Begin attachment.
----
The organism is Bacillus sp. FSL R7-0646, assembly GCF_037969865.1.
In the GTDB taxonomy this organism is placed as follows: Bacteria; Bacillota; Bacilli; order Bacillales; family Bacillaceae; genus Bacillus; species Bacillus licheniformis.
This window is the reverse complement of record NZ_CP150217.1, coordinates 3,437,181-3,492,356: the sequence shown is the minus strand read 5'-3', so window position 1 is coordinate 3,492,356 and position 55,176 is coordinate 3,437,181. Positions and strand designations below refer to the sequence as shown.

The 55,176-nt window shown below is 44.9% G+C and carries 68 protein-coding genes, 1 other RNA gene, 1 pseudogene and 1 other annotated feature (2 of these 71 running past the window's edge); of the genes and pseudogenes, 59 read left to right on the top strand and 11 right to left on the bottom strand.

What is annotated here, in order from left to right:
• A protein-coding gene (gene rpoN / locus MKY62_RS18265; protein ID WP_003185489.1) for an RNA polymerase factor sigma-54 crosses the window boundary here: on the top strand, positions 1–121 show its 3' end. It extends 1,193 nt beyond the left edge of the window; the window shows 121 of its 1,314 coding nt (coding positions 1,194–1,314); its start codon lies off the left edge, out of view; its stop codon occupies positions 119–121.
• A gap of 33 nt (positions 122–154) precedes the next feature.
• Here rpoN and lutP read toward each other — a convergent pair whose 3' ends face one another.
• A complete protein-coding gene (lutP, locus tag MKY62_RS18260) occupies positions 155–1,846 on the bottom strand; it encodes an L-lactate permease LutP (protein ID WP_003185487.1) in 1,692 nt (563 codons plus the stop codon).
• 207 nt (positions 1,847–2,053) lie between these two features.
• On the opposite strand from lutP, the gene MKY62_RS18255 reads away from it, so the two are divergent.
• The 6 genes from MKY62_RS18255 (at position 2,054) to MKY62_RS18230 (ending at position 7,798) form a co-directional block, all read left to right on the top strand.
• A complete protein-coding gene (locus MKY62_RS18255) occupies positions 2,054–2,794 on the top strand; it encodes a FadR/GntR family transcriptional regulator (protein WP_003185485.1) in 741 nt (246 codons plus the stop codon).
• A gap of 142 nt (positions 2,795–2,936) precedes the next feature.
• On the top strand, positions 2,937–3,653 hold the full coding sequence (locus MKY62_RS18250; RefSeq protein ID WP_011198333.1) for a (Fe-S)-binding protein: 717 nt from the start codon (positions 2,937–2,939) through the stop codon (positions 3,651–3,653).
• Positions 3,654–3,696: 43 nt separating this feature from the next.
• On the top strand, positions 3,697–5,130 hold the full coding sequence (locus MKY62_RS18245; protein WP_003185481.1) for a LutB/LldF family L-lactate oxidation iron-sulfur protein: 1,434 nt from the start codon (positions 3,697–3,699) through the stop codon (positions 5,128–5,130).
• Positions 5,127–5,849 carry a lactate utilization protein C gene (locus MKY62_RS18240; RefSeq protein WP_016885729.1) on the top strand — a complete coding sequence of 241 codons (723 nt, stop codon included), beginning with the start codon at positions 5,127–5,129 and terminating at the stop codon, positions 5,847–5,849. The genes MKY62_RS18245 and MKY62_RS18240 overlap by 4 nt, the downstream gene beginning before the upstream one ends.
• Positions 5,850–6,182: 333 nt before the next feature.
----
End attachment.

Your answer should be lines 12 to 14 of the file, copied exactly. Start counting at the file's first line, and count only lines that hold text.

• The 6 genes from MKY62_RS18255 (at position 2,054) to MKY62_RS18230 (ending at position 7,798) form a co-directional block, all read left to right on the top strand.
• A complete protein-coding gene (locus MKY62_RS18255) occupies positions 2,054–2,794 on the top strand; it encodes a FadR/GntR family transcriptional regulator (protein WP_003185485.1) in 741 nt (246 codons plus the stop codon).
• A gap of 142 nt (positions 2,795–2,936) precedes the next feature.